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Hello everyone! My name is Maya London and I’m a rising senior studying HSSP and Biology with interests in public health, healthcare access in vulnerable populations, shared family health behaviors, and the patient-provider relationship. To learn more about the needs of medically complex and vulnerable populations, I chose to intern with IRC Sacramento in the Intensive Case Management program.
IRC is an international humanitarian organization that responds to humanitarian crises worldwide and serves as a refugee resettlement organization within the United States. Their motto is “From harm to home.” The domestic branch provides holistic resettlement services to assist refugees in their transition to American life by picking them up from the airport and then helping them register for healthcare and English language classes, find a home and become oriented to American culture.
While the initial resettlement period required by the government is only 90 days, IRC has recognized that there are some clients with disabilities, complex medical issues, or other vulnerabilities who need more assistance navigating social systems to become self-sufficient. My program in the Sacramento office exists in addition to the initial resettlement program and enrolls clients for up to 12 additional months. Our services include coordinating medical and mental health appointments and social services, accompanying clients to appointments and, most importantly, assisting our clients in achieving their goals and becoming self-sufficient.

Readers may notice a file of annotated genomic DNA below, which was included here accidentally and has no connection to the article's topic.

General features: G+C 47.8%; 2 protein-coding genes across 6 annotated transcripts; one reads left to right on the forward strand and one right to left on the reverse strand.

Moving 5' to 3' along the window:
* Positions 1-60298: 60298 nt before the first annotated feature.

So far, I have learned to schedule client’s medical appointments, interpreters, and transportation services, as well as advocate for clients during medical encounters. Additionally, I have helped clients read through social services paperwork, as well as coaching them in their communications with doctors and other medical staff.
Some takeaways from my first few weeks have been the need for change in U.S. medical, insurance, and social services systems to make them more accessible for non-English speaking clients. Most of the refugees in Sacramento are SIV (Special Immigration Visa) holders from Afghanistan and speak limited if any English, in addition to some combination of Dari (the language in this blog post’s title), Pashto, Farsi or Urdu, so navigating mechanized phone menus with the only additional language option being Spanish is next to impossible. Yesterday, it took me three tries to get through to an operator using the automated menu, and when I told them my client was non-English speaking and that going through the menu system would be difficult for them, they told me to simply write down the series of numbers the client would need to click to enter into the system.
My clients are also clients of socials services, insurance companies, and schools in this area and their needs must be met in the same way as any other client. This summer, I am excited to learn more about the barriers faced by my clients and advocate for change in these systems. I hope to be able to bring the experiences and knowledge from the “patient” side to my career as a family physician and have a better understanding of the barriers faced by my patients, and how I can best support them in their health journey.
Disclaimer: The views expressed in this post are my personal views and not those of IRC or the Sacramento office.